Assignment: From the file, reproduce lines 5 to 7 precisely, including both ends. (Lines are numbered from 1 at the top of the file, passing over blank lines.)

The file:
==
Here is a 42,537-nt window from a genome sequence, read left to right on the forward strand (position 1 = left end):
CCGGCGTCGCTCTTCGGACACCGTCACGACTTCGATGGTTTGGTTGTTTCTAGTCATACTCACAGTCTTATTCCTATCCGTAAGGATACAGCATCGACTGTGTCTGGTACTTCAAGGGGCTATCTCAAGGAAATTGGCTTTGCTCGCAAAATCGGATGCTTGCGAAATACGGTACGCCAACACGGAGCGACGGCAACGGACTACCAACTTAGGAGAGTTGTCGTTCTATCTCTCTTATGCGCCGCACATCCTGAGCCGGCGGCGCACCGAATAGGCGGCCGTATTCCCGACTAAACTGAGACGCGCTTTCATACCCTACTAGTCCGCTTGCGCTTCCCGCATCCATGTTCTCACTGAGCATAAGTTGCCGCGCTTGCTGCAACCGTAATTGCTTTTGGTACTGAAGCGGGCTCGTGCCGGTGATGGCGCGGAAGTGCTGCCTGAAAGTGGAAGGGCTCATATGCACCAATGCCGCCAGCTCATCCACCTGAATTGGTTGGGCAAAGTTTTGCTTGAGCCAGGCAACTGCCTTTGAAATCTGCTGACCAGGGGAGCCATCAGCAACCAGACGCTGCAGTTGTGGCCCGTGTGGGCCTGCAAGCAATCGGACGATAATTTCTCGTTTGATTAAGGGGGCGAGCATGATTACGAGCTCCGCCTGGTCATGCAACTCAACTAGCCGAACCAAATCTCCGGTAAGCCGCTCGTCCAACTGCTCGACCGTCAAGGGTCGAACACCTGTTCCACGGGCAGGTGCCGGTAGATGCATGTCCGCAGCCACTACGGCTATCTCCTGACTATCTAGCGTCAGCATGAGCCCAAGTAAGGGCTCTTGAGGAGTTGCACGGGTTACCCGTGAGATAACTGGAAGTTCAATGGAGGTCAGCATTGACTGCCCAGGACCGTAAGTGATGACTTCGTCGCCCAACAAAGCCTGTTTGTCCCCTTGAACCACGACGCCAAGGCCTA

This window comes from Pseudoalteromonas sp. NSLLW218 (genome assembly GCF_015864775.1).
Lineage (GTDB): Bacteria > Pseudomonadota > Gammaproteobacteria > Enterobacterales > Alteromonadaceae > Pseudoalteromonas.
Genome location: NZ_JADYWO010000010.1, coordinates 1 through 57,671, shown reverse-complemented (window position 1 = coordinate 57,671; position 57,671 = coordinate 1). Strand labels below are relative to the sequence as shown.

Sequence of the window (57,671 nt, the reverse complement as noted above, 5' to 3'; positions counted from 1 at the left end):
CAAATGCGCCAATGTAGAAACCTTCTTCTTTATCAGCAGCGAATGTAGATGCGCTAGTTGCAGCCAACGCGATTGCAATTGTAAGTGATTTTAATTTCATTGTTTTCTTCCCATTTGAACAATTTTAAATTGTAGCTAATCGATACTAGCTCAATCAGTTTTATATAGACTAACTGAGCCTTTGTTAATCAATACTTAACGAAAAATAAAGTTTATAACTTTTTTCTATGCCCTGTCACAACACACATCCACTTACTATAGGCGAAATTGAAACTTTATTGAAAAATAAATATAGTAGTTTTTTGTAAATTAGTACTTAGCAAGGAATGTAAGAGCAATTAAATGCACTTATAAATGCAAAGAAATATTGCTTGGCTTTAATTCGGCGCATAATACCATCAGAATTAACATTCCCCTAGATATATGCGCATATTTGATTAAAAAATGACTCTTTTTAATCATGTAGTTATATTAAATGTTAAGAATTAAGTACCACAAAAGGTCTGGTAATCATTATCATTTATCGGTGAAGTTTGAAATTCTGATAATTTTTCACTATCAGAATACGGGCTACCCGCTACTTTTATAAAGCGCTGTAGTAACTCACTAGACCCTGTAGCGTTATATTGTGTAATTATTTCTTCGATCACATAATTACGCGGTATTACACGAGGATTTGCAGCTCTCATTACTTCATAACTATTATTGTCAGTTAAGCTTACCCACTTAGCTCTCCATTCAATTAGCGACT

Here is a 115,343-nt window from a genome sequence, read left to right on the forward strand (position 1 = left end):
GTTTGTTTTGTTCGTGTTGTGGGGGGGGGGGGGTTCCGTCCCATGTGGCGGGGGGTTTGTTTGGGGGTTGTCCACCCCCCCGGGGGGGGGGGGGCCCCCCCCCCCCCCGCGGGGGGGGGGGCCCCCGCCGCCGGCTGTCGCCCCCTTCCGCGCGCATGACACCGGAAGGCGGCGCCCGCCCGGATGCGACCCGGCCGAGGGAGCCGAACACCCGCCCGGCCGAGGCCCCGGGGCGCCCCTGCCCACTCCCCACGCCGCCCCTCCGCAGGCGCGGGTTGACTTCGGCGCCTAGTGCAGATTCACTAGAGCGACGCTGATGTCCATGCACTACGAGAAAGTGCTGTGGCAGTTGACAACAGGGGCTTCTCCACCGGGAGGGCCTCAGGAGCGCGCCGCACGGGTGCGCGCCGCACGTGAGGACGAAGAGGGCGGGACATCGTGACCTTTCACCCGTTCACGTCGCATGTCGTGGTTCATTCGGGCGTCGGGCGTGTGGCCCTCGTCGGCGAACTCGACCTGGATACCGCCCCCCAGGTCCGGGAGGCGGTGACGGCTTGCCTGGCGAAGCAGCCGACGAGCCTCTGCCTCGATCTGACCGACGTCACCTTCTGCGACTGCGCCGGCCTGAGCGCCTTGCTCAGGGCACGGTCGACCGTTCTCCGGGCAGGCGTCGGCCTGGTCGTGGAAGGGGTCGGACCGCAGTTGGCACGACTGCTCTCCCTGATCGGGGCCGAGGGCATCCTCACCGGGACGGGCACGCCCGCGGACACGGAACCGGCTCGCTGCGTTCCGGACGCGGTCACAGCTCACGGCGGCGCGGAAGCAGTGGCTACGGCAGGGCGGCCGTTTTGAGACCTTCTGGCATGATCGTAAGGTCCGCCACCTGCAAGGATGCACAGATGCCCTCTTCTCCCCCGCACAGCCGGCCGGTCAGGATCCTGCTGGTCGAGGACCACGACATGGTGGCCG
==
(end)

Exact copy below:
Genome location: NZ_JADYWO010000010.1, coordinates 1 through 57,671, shown reverse-complemented (window position 1 = coordinate 57,671; position 57,671 = coordinate 1). Strand labels below are relative to the sequence as shown.

Sequence of the window (57,671 nt, the reverse complement as noted above, 5' to 3'; positions counted from 1 at the left end):
CAAATGCGCCAATGTAGAAACCTTCTTCTTTATCAGCAGCGAATGTAGATGCGCTAGTTGCAGCCAACGCGATTGCAATTGTAAGTGATTTTAATTTCATTGTTTTCTTCCCATTTGAACAATTTTAAATTGTAGCTAATCGATACTAGCTCAATCAGTTTTATATAGACTAACTGAGCCTTTGTTAATCAATACTTAACGAAAAATAAAGTTTATAACTTTTTTCTATGCCCTGTCACAACACACATCCACTTACTATAGGCGAAATTGAAACTTTATTGAAAAATAAATATAGTAGTTTTTTGTAAATTAGTACTTAGCAAGGAATGTAAGAGCAATTAAATGCACTTATAAATGCAAAGAAATATTGCTTGGCTTTAATTCGGCGCATAATACCATCAGAATTAACATTCCCCTAGATATATGCGCATATTTGATTAAAAAATGACTCTTTTTAATCATGTAGTTATATTAAATGTTAAGAATTAAGTACCACAAAAGGTCTGGTAATCATTATCATTTATCGGTGAAGTTTGAAATTCTGATAATTTTTCACTATCAGAATACGGGCTACCCGCTACTTTTATAAAGCGCTGTAGTAACTCACTAGACCCTGTAGCGTTATATTGTGTAATTATTTCTTCGATCACATAATTACGCGGTATTACACGAGGATTTGCAGCTCTCATTACTTCATAACTATTATTGTCAGTTAAGCTTACCCACTTAGCTCTCCATTCAATTAGCGACT